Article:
EDS sets the record straight

by Jon White

In an earlier post we reported that there was some confusion emanating from the Cambridge city council concerning the campus property being sold by Episcopal Divinity School.  Local media had reported that the sale had “hit a snag” because some of the campus is owned or co-owned by Lesley University.  EDS Board Chair Gary Hall has since offered a statement to clarify the situation for concerned Episcopalians and local residents.

 

Statement from Board Chair Gary Hall on EDS Property

 A pair of stories regarding the property that Episcopal Divinity School owns in Cambridge have caused some confusion, particularly a story on the Curbed Boston website suggesting that the sale of the property had hit a “serious snag.” That isn’t the case. Indeed, the brokers with whom EDS is working have not yet circulated any offering materials regarding the Cambridge property that EDS will be offering to sell. Here is how the confusion occurred:

On Monday evening the Cambridge city council discussed a proposal by one city councilor to approach EDS about buying its property and developing it as low-income housing. It is true that EDS is, in fact, planning to sell its property as it moves into a new affiliation with Union Theological Seminary in New York City. However, EDS had no conversations with the city councilor who drafted the proposal so that EDS could confirm what property it owns in Cambridge that will be offered for sale, and was unaware that he would be making his proposal until he filed it.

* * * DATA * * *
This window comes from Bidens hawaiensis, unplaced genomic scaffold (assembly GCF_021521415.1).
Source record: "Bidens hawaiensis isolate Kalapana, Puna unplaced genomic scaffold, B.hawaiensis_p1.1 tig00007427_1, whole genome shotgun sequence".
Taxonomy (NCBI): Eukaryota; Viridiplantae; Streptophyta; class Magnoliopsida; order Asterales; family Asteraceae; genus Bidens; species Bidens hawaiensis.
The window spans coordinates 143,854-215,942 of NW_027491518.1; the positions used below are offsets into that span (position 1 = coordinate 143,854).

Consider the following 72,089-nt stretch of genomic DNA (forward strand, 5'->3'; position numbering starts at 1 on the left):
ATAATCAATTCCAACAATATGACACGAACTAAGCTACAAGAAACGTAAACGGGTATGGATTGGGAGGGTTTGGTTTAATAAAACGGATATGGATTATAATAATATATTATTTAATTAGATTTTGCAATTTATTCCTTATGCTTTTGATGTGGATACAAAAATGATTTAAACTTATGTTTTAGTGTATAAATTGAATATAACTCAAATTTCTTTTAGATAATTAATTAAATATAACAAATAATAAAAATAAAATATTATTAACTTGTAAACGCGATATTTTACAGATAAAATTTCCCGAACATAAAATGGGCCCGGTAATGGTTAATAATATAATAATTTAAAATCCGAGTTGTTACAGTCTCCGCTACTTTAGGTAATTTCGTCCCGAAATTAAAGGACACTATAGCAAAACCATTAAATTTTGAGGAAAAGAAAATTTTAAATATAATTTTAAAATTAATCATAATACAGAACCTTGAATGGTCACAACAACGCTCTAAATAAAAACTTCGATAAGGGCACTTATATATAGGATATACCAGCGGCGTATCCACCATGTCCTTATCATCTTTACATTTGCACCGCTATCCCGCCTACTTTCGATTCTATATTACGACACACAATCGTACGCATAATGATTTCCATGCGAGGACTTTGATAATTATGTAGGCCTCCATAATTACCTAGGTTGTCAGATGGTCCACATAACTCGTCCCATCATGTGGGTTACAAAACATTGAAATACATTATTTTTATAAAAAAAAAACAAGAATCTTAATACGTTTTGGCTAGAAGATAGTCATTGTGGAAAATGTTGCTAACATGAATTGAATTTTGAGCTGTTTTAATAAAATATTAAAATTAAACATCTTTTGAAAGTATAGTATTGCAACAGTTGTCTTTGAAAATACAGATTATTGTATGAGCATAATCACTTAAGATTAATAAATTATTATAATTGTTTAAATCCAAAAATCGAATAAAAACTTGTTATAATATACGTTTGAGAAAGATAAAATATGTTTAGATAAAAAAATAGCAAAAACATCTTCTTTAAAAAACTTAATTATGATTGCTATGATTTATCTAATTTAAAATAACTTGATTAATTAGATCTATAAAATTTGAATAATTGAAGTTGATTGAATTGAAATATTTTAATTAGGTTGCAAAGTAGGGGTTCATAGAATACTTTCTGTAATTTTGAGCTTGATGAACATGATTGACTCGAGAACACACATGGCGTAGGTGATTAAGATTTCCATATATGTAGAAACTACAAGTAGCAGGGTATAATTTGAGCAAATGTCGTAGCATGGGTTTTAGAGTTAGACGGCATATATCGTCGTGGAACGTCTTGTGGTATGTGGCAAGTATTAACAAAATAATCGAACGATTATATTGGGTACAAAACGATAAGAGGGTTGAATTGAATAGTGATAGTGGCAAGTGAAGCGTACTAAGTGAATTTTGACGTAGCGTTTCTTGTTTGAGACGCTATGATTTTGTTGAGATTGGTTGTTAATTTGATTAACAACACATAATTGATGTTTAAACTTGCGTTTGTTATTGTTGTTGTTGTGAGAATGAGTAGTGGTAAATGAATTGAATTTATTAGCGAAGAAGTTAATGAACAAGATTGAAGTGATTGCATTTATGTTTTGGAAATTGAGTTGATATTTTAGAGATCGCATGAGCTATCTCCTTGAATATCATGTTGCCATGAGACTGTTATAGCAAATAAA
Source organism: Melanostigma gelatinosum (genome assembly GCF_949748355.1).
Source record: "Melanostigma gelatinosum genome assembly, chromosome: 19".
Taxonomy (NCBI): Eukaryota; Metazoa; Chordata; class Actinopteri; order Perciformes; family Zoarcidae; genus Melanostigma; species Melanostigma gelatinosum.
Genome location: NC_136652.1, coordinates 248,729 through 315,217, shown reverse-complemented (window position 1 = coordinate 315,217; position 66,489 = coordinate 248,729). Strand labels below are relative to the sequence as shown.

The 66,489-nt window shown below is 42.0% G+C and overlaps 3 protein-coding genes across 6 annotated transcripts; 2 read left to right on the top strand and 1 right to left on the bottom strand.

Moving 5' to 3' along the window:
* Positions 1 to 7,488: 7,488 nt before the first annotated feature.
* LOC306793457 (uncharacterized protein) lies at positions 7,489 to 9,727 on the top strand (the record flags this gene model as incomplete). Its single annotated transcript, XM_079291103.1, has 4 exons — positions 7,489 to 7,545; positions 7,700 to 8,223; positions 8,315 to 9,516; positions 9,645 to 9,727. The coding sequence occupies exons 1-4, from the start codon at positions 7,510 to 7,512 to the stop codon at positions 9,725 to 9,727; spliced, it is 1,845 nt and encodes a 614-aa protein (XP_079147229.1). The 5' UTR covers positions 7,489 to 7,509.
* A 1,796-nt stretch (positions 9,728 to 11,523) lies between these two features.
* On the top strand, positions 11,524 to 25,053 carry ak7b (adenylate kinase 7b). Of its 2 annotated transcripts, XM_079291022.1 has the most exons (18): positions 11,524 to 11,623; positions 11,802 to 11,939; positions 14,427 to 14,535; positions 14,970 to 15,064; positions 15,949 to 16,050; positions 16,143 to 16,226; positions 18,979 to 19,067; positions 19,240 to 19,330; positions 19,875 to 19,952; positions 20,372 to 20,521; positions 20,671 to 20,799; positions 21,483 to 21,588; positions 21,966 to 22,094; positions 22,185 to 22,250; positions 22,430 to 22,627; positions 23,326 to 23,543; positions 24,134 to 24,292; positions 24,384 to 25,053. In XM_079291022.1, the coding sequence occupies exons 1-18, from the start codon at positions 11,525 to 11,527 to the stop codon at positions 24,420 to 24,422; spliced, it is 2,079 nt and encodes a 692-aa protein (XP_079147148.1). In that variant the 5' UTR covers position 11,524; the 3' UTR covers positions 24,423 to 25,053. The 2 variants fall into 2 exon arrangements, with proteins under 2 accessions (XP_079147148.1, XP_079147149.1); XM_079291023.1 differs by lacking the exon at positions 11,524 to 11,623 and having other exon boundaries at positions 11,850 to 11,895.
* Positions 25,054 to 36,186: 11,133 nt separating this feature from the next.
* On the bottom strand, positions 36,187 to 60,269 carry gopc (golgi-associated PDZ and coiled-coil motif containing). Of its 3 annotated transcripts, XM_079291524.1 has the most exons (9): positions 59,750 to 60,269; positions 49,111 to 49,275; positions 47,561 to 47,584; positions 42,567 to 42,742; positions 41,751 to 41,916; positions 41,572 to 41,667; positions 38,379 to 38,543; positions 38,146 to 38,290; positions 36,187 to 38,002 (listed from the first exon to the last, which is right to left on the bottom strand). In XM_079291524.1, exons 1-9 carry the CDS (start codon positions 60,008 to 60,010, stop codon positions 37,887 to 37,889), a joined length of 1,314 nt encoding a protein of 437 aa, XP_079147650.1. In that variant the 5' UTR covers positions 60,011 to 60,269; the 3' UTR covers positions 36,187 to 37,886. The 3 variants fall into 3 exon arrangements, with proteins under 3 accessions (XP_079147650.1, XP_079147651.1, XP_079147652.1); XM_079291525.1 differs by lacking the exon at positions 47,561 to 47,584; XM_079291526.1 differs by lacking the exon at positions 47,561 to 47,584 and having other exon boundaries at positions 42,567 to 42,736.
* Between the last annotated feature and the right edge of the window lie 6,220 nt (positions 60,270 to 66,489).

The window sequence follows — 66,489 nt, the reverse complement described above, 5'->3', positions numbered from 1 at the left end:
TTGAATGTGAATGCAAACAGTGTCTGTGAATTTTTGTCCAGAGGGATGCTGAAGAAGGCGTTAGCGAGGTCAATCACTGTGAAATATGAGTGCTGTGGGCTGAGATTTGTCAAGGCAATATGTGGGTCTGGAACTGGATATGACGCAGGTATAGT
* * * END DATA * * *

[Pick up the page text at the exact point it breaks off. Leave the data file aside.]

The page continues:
Many of the participants in Monday night’s discussion before the Cambridge city council were apparently unaware that EDS had sold a significant portion of its campus to Lesley University between 2008 and 2010 and does not own all of the buildings or land that the city councilor suggested the city develop. When that fact came to light, it constituted a “snag,” but only for the city councilor’s proposal. Some of the reporting on the council meeting has left the impression that EDS was counting on selling property it had already sold to Lesley. That is not the case. When the EDS Board of Trustees made the decision to affiliate with Union, it knew about the prior sales to Lesley and exactly what property EDS still owns in Cambridge that it could offer for sale.

No negotiation with any potential buyer for the purchase of EDS’s property in Cambridge has yet begun, but one thing we can promise: we will not attempt to sell property that EDS does not own.

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Jim Strader-Sasser
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It is good news to hear from Board Chair Hall. His statement helps to resolve confusions in what is occurring at 99 Brattle. Albeit he places such confusion upon the Cambridge City Council's councilor who proposed to purchase the property. I suggest that Episcopal Divinity School is coincidentally responsible for the confusion.